The Cloud Foundry Blog

Running Workers on Cloud Foundry with Spring

In the two previous posts in this series, we discussed using Cloud Foundry’s new support for standalone apps to deploy worker processes. We looked at an example using Resque for Ruby apps. In this third installment, we explore using Spring to create workers in Java apps.

Let’s walk through an example.

Deploying the Cloud Foundry Twitter Search Sample

Cloud Foundry Twitter Search includes two applications: a standalone Java application that periodically polls Twitter for tweets containing the word “cloud” and a Node.js web application that displays the results. The applications communicate via a shared RabbitMQ service. The worker publishes tweet information to a RabbitMQ exchange, and the web application consumes the tweets and pushes them to the browser using SockJS. Let’s clone the sample app from Github:

mycomp:dev$ git clone https://github.com/cloudfoundry-samples/twitter-rabbit-socks-sample
mycomp:dev$ cd twitter-rabbit-socks-sample/twitter2rabbit

The worker app is written with Spring Integration. In fact, all of the worker’s logic is contained in a single Spring context file.

mycomp:twitter2rabbit$ more src/main/resources/org/springsource/samples/twitter/context.xml
<?xml version="1.0" encoding="UTF-8"?> 
<beans 
  xmlns="http://www.springframework.org/schema/beans" 
  xmlns:xsi="http://www.w3.org/2001/XMLSchema-instance" 
  xmlns:int="http://www.springframework.org/schema/integration" 
  xmlns:int-twitter="http://www.springframework.org/schema/integration/twitter" 
  xmlns:int-amqp="http://www.springframework.org/schema/integration/amqp" 
  xmlns:rabbit="http://www.springframework.org/schema/rabbit"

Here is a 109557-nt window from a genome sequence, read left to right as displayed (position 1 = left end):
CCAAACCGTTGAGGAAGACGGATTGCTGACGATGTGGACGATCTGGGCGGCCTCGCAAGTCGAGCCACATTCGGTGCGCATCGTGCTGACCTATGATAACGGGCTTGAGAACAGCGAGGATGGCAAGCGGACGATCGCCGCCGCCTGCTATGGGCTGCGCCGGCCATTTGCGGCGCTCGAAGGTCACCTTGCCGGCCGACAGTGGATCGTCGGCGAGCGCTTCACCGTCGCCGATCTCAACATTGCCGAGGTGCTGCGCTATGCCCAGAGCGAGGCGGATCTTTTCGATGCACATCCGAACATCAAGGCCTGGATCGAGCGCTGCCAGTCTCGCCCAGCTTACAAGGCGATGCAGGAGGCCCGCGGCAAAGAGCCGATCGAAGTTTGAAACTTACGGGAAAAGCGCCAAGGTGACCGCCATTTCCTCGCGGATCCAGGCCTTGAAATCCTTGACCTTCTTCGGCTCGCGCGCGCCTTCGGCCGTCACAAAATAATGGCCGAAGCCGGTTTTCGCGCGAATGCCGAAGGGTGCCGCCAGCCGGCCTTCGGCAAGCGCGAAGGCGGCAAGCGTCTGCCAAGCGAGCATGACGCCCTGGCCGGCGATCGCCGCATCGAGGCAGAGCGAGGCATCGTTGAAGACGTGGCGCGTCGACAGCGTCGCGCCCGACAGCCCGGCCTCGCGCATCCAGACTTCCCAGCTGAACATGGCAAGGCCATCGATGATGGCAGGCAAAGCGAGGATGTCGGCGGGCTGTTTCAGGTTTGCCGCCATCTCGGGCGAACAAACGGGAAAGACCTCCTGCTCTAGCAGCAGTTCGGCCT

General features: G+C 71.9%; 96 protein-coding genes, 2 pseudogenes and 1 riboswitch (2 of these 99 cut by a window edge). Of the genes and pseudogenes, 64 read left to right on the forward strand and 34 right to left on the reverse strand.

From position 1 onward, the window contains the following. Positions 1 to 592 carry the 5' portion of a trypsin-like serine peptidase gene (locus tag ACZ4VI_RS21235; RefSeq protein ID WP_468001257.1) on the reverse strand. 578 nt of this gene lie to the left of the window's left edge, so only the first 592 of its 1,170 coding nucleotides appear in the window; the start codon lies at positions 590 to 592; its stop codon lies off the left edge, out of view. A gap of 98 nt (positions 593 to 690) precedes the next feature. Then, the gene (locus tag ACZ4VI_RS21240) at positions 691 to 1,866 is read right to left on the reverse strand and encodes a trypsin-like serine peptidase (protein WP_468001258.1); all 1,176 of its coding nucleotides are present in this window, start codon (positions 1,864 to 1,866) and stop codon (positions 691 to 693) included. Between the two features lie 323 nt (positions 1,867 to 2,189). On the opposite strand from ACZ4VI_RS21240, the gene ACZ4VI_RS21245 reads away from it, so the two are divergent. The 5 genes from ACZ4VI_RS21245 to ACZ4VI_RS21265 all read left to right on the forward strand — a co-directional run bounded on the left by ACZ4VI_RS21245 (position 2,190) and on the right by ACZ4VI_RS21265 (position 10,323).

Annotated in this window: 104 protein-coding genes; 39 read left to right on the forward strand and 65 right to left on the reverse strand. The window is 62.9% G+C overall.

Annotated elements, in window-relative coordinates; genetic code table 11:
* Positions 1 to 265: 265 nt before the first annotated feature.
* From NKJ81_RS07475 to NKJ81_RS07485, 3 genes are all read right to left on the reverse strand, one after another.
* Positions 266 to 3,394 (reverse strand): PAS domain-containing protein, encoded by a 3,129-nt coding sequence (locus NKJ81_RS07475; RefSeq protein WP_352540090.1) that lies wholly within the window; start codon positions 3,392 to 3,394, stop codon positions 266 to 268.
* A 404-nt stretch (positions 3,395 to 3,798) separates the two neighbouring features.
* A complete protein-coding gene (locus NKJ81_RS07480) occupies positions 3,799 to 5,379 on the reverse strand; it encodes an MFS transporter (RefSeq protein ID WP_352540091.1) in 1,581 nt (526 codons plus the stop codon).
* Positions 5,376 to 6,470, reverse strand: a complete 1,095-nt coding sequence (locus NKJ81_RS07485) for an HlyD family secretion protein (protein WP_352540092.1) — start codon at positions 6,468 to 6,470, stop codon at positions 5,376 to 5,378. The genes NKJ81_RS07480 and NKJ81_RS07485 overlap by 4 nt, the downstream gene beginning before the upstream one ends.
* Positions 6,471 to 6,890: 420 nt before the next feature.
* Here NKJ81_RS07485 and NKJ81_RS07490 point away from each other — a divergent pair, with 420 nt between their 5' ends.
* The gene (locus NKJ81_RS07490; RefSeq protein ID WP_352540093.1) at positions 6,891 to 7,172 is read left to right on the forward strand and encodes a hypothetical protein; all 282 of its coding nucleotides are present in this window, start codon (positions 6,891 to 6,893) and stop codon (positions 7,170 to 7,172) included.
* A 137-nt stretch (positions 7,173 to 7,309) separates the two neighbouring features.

xmlns:cloud="http://schema.cloudfoundry.org/spring" 
  xsi:schemaLocation="http://www.springframework.org/schema/integration http://www.springframework.org/schema/integration/spring-integration-2.1.xsd http://www.springframework.org/schema/beans   http://www.springframework.org/schema/beans/spring-beans.xsd http://www.springframework.org/schema/integration/twitter http://www.springframework.org/schema/integration/twitter/spring-integration-twitter-2.1.xsd http://www.springframework.org/schema/integration/amqp http://www.springframework.org/schema/integration/amqp/spring-integration-amqp-2.1.xsd http://www.springframework.org/schema/rabbit http://www.springframework.org/schema/rabbit/spring-rabbit-1.0.xsd http://schema.cloudfoundry.org/spring http://schema.cloudfoundry.org/spring/cloudfoundry-spring-0.8.xsd"> 
<int-twitter:search-inbound-channel-adapter id="twitter" query="cloud"> 
  <int:poller fixed-rate="5000" max-messages-per-poll="10"/> 
</int-twitter:search-inbound-channel-adapter> 
<int:transformer input-channel="twitter" expression="payload.fromUser + ': ' + payload.text" output-channel="rabbit"/> 
<int-amqp:outbound-channel-adapter id="rabbit" exchange-name="tweets"/> 
<rabbit:fanout-exchange name="tweets" durable="false"/> 
<rabbit:admin connection-factory="rabbitConnectionFactory"/> 
<rabbit:template id="amqpTemplate" connection-factory="rabbitConnectionFactory"/> 
<beans profile="default"> 
  < rabbit:connection-factory id="rabbitConnectionFactory"/> 
</beans> 
<beans profile="cloud"> 
  <cloud:rabbit-connection-factory id="rabbitConnectionFactory"/> 
</beans> 
</beans>

Using Spring Integration, we’ve set up an Inbound Twitter Channel Adapter to query Twitter for the word “cloud” every five seconds. The user and text from each tweet is published to an AMQP exchange named “tweets.”  The connection to Rabbit is controlled by the choice of “default” or “cloud” profile. The cloud profile uses the cloud namespace provided by the

cloudfoundry-runtime library to create a connection to a single Rabbit service bound to the app. The only code in this project is a single class that activates the cloud profile and bootstraps the ApplicationContext. In order to run this example on Cloud Foundry, we’ll need to package up all of the dependencies. Enter the Maven Application Assembler Plugin.

<build> 
  <plugins> 
    <plugin> 
      <groupId>org.codehaus.mojo</groupId> 
      <artifactId>appassembler-maven-plugin</artifactId> 
      <version>1.1.1< /version> 
      <executions> 
        <execution> 
          <phase>package</phase> 
          <goals> 
            < goal>assemble</goal> 
          </goals> 
          <configuration> 
            <assembledirectory>target</assembledirectory> 
            <programs> 
              <program> 
                <mainClass>org.springsource.samples.twitter.Demo</mainClass> 
              </program>